Introduction to the Build System

Introduction

Codezero project uses Kconfig and Makefiles for building the hypervisor and other individual projects. All manual labour of setting up build projects have been conveniently automated by a set of simple bash scripts. We describe how the complete build process works in this section. A typical Codezero build involves the hypervisor, and one or more of guest components such as the Linux kernel.

Shortcut

If you’re in hurry to test Codezero, you can just execute make in freshly cloned codezero-meta directory. The building system will download necessary repositories, load default config, build the system and print commands to test it.

Using saved build configurations (aka meta-configs)

A configuration of Codezero based system consists of kernel and guests configuration files plus some metadata about the building. The build system contains a tools to manage such configuration. The bash scripts mentioned earlier make loading, comparing and switching between multiple meta-configs a seamless process.

The pre-saved meta-configs prepared for your convenience are kept under c0meta/config directory. To list all the meta-configs use ./config-load.sh without any argument or just ls config.

It’s necessary to use config-load.sh script to begin working with any meta-config. It loads a pre-saved meta-config given as an argument into build directory so it can be used and modified, without altering its saved state. Also the script switches the codezero-meta/current symlink, that marks the active meta-config for other tools to be used by default.

$ cd codezero-meta
$ ./config-load.sh vx-single-initramfs

Now the hypervisor build configuration and guests kernels configurations have been loaded. You can load multiple meta-configs at the same time and switch between them with ./config-switch.sh:

$ ./config-switch.sh tuna

All the loaded configs are permanently stored inside build/ dir and switching between them will not trigger rebuilding, which saves a lot of time when working on multiple similar system configurations.

At any time you can check which configuration is currently active with:

$ cat .current
tuna

While not necessary at the very beginning it’s possible to to alter the active config. Codezero system builder uses KBuild for configuration, and it lets us configure the entire system as well as each individual guest kernels included in the build. Use:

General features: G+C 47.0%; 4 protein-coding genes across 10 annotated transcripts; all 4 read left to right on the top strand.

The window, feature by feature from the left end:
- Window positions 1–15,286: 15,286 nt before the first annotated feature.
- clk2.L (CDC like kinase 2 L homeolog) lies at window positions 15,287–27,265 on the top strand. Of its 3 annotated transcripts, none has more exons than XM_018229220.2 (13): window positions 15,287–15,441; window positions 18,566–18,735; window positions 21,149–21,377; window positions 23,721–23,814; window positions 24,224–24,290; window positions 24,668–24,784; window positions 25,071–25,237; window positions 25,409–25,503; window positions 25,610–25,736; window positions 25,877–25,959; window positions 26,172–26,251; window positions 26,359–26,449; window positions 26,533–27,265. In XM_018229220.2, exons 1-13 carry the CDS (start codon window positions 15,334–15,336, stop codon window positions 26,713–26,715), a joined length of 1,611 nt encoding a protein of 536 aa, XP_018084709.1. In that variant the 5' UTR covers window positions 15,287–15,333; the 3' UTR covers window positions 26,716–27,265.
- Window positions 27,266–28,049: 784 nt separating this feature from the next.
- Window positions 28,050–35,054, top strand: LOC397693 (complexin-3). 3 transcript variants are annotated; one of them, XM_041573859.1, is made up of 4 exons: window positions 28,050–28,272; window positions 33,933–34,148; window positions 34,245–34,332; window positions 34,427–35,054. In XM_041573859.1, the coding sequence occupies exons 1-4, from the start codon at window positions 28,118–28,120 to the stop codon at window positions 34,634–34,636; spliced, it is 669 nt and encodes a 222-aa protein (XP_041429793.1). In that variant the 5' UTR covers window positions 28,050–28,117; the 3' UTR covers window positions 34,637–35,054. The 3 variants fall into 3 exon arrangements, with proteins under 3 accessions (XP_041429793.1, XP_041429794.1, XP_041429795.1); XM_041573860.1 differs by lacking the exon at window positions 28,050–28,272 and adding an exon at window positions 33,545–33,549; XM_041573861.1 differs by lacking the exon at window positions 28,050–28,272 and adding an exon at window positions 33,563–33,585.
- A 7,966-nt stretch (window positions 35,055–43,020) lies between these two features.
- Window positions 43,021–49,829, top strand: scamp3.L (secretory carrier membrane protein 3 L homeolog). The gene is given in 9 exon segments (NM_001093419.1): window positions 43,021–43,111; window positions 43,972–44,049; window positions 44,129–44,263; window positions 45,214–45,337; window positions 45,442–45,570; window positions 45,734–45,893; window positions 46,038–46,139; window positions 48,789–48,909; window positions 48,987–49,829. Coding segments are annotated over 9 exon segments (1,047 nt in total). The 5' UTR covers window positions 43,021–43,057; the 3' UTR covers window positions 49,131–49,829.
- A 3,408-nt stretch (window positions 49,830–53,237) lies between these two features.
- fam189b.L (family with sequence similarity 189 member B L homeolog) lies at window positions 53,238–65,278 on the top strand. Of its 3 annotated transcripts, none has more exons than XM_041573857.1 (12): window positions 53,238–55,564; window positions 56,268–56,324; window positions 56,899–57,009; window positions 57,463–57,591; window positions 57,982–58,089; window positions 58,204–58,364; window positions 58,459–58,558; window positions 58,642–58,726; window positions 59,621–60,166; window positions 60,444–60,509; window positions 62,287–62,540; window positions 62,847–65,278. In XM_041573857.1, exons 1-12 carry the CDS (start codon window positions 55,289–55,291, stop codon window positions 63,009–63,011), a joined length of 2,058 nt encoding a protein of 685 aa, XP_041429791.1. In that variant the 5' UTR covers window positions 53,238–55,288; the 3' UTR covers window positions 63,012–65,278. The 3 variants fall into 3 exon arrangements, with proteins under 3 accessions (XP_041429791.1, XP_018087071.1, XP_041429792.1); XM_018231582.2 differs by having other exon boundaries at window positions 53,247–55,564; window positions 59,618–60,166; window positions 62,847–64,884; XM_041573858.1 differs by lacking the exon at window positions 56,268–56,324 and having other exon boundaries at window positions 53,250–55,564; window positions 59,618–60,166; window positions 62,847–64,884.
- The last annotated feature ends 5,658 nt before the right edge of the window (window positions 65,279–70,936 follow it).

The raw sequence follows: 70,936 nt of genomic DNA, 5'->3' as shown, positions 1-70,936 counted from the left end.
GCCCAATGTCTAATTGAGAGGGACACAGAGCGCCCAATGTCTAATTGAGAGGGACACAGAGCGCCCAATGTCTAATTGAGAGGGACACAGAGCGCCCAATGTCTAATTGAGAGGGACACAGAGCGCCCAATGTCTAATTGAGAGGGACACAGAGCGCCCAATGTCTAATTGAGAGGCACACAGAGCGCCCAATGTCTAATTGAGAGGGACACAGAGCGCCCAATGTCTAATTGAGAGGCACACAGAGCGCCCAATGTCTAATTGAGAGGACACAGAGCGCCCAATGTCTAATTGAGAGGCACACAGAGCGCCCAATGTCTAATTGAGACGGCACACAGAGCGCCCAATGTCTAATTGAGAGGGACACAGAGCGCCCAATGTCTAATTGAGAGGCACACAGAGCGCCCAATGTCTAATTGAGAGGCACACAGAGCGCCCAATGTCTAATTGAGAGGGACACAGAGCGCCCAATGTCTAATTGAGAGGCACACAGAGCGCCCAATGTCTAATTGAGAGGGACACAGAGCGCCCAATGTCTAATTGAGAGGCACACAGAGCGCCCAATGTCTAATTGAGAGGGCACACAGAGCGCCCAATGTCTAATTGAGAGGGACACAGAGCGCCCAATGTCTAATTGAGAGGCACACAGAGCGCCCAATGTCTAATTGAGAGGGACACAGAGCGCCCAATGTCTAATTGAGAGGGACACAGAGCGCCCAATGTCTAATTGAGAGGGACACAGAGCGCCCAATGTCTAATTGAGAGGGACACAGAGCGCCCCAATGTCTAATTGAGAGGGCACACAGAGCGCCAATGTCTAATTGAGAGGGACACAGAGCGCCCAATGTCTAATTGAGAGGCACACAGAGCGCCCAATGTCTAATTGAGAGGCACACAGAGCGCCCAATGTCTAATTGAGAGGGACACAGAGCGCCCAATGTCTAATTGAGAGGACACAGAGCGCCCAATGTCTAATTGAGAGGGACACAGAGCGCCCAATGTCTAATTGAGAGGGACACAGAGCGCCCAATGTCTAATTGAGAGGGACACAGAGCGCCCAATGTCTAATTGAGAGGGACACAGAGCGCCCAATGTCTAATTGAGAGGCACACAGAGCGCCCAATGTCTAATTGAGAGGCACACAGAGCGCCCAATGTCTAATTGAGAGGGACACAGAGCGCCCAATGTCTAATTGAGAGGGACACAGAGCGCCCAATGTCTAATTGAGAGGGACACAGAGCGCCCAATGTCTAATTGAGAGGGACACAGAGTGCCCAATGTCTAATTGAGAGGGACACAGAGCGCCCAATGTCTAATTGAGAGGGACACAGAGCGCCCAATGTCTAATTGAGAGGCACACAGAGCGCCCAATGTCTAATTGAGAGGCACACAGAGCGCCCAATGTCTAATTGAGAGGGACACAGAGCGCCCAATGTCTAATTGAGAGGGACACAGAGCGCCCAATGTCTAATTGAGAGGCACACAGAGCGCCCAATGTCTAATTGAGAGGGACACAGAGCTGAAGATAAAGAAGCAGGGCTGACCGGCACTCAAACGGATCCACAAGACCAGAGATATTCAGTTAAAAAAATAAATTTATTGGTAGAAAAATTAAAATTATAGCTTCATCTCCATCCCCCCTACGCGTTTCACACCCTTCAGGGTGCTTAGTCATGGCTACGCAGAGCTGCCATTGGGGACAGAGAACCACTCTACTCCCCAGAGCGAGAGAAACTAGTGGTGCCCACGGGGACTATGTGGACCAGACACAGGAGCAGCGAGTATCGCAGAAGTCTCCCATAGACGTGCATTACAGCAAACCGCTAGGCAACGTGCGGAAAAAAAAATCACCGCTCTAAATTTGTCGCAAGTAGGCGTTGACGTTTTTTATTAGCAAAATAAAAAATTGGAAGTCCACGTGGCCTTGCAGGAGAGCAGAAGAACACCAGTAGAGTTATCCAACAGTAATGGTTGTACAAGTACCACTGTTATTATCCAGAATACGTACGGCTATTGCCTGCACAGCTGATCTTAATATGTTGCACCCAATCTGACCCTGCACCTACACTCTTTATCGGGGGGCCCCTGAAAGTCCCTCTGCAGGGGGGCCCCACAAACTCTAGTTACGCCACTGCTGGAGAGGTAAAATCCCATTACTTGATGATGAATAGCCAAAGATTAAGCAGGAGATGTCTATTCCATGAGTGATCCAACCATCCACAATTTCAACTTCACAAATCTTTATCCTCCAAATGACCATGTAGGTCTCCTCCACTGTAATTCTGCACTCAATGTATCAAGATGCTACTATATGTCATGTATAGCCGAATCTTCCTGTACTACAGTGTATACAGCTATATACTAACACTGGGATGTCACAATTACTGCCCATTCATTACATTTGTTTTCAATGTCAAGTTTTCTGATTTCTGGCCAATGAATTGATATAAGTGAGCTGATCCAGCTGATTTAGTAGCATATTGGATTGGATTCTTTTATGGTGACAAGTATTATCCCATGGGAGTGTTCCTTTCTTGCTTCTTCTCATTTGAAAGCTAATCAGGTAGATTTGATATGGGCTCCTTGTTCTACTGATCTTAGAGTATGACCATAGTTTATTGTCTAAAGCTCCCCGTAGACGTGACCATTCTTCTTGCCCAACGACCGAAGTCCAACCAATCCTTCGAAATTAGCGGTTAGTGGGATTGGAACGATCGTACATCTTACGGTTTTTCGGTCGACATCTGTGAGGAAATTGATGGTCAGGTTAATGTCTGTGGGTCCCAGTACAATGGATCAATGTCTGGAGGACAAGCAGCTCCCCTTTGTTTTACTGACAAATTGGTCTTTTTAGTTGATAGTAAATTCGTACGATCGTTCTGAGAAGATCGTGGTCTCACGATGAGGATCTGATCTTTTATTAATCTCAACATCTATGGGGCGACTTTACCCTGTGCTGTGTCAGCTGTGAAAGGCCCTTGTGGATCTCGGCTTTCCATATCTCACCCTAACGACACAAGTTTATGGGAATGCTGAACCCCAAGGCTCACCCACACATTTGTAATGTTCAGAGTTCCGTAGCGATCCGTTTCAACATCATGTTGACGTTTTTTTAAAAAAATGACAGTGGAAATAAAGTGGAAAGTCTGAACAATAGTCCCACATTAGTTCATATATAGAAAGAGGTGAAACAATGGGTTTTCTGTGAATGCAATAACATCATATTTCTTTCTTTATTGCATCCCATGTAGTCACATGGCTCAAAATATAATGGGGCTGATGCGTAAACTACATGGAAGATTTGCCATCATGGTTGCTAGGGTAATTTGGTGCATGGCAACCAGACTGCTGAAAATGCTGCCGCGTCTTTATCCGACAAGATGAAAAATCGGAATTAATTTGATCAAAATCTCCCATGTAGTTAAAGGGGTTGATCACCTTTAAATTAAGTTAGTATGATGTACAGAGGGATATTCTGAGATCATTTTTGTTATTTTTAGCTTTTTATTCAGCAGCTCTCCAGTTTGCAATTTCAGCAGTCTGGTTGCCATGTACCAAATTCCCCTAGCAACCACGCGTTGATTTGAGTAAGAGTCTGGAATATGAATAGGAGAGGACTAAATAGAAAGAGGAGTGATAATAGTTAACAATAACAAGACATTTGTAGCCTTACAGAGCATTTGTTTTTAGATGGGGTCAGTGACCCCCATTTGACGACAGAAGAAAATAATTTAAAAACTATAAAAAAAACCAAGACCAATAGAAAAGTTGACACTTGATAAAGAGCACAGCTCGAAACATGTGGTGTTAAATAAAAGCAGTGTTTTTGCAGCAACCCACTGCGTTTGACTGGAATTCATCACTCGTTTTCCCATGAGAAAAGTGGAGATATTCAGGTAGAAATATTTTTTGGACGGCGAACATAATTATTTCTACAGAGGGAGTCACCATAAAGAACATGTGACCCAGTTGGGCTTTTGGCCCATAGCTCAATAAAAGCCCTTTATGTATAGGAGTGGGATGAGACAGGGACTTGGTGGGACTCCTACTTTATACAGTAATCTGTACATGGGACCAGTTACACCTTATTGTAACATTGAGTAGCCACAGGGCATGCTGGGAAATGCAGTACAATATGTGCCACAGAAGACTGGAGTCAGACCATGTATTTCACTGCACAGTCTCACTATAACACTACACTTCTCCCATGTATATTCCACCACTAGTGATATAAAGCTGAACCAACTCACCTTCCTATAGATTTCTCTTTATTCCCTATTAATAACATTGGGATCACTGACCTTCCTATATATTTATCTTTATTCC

$ make menuconfig

to iterate though the configuration menus for each build component. Each individual Linux kernel guest configurations come up one by one, starting from Guest #0. You can make necessary changes.

It’s worth noting, that you can limit the traversed components using only= argument, like this:

$ make menuconfig only=kernel,cont0

The only= argument works for most make invocations that Codzero build system supports.

We are now ready to build the system. Before that, we can check the differences between active meta-config loaded into build dir and it’s saved version:

$ ./config-diff.sh

At any time you can save the active metaconfig under it’s original name with:

$ ./config_save.sh

or you can give it new name:

$ ./config-save.sh tuna-mytest

Building

For the first build, make sure you’re using vx-single-initramfs meta-config by

$ ./config-load.sh vx-single-initramfs

as it’s a simplest configuration that will let you run Codzero with Linux guest in Qemu emulating Versatile Express platform, without dealing with any filesystem preparation and using any hardware.

Once the right configuration has been loaded building is simple. Always make sure that you are on the right branch for every individual git repository. This frequently includes

codezero-meta codezero, android repositories. To build, go to codezero-meta root directory and type:

$ make

The build system should now build every guest and bundle it together with hypervisor build.

Build Outputs

All build output is available under c0meta/current. Some of the build components are below:

  • final.elf -¬†This is the final output from the build and is a flashable, compressed, self extracting, elf bundle.
  • Image – Raw binary, like Linux Image or zImage file
  • kernel.elf – This is the hypervisor binary.
  • You can also find Linux guests Image and vmlinuz binaries under respective container directories.

Further steps

The codezero-meta repository contains README file that describes more features of Codezero building system. It’s good idea to read this file before attempting any more advanced operations.

Continue to the Running and Debugging page for information on how to use the output files and test your build.

Note that this is a generic guide, for more specific information about platforms please look at Building for Devices pages.

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